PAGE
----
In 1964 "Western Kentucky State College" dedicate a new rifle range for use by the cadet corps. In 1968 the National Rifle Association would become the sponsor of the team and in 1979 the varsity rifle team would become affiliated with the National Collegiate Athletic Association continuing the long history of excellence in marksmanship at Western.

Western's ROTC program added another extra curricular organization in October 1967 when the Special Forces Company was formed. Prospective members were challenged with an intensive pledge training program. Chartered to further military excellence in tactical skills, small unit leadership, physical fitness, and techniques of unconventional warfare, the organization provided an opportunity to apply classroom skills and knowledge to realistic training situations under arduous conditions in all types of terrain and increased tactical proficiency of the corps.

The U.S. Congress furthered the opportunities for female students by authorizing females to participate in the ROTC academic program in September 1973. Western Kentucky University's first female officer, Second Lieutenant Lynne F. Berry, was commissioned into the Military Intelligence Corps, USAR, 14 May 1977. Starting with school year 1978-79, the U.S. Congress authorized greater flexibility in the ROTC program by allowing students to be commissioned under provisions of the Early Commissioning Program. This program allowed a student with prior military experience to gain placement credit for one or both years of the ROTC Basic course and enter the Advanced Course during his freshman or sophomore year at the university. At the completion of the ROTC Advanced Course the cadet would be commissioned and perform reserve forces duty while completing degree requirements.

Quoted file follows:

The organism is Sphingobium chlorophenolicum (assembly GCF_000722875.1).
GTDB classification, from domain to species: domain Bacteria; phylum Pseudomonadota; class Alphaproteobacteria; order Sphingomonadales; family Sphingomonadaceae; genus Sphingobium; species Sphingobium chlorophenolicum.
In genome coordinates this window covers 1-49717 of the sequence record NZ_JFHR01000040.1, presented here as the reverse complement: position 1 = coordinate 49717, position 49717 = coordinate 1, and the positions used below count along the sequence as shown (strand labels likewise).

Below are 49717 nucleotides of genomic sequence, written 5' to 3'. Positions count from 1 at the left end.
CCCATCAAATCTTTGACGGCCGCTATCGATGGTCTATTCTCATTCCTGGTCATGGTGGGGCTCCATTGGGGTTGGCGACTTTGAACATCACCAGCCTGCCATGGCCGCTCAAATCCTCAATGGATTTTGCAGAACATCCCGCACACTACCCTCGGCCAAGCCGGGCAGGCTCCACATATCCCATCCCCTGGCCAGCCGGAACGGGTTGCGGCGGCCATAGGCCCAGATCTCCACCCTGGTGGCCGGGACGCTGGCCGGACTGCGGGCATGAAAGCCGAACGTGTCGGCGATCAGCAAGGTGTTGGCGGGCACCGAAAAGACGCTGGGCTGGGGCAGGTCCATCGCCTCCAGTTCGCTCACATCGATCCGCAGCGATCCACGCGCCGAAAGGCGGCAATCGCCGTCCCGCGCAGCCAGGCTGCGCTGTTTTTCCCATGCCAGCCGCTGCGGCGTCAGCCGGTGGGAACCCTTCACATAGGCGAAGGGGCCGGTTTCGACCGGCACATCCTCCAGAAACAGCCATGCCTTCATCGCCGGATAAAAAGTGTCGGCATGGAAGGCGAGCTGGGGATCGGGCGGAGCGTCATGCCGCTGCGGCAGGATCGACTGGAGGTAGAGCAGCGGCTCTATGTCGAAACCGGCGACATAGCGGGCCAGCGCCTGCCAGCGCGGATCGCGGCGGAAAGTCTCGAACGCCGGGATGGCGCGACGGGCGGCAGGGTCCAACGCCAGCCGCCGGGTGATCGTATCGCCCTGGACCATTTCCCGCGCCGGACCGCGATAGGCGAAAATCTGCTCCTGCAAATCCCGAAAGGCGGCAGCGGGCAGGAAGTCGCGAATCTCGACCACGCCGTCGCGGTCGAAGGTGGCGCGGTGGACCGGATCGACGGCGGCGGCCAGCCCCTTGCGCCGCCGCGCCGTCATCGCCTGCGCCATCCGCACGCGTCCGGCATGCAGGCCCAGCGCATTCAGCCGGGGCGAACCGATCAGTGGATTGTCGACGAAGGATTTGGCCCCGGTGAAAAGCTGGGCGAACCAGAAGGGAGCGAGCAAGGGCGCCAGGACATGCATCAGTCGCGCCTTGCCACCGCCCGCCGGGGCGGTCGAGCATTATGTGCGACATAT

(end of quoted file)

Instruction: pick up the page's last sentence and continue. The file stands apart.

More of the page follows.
In May 1979, the Congress authorized another change in the Army ROTC program by authorizing cadets to participate in the Simultaneous Membership Program. Under this program, ROTC cadets in the Advanced Course simultaneously enlisted in either the U.S. Army Reserve or Army National Guard, were designated officer trainees, and performed the duties of a Second Lieutenant in their units gaining valuable experience before commissioning. Both of these programs were warmly received by the Corps of Cadets and expanded the opportunities for realistic preparation for both active or reserve forces duty.

In April 1980 the WKU Instructor Group was given the mission of establishing a new Army ROTC Program at the University of Louisville. Cadre members organized, equipped, and developed a program of instruction modeled after the WKU program. The U of L program began independent operations in August 1982.

In August 1983 a difficult decision to retire the Pershing Rifles Company and Rebelette Auxiliary was made by the Professor of Military Science. Replacing these units was the Organization of the Red Knights. Although not affiliated with a National Association, the Red Knights continued the excellence in drill and ceremonies, presentation of the official colors, and demonstration of the highest standards of military bearing within the Corps of Cadets.

In the spring of 1996 the WKU ROTC Alumni Association was established along with the induction of 7 honored alumni into the ROTC Alumni Hall of Fame.

November 2003 saw the addition of a Veteran’s Day Ceremony at Guthrie Tower and a partnership school. Murray State University became part of the Western Kentucky ROTC Program and began contracting cadets in the fall of 2004.

In the spring of 2005, a classroom was dedicated to a WKU ROTC graduate. The MS100 room became the Captain Charles F. Thomas IV Room of Honor.

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 Last Modified 7/23/13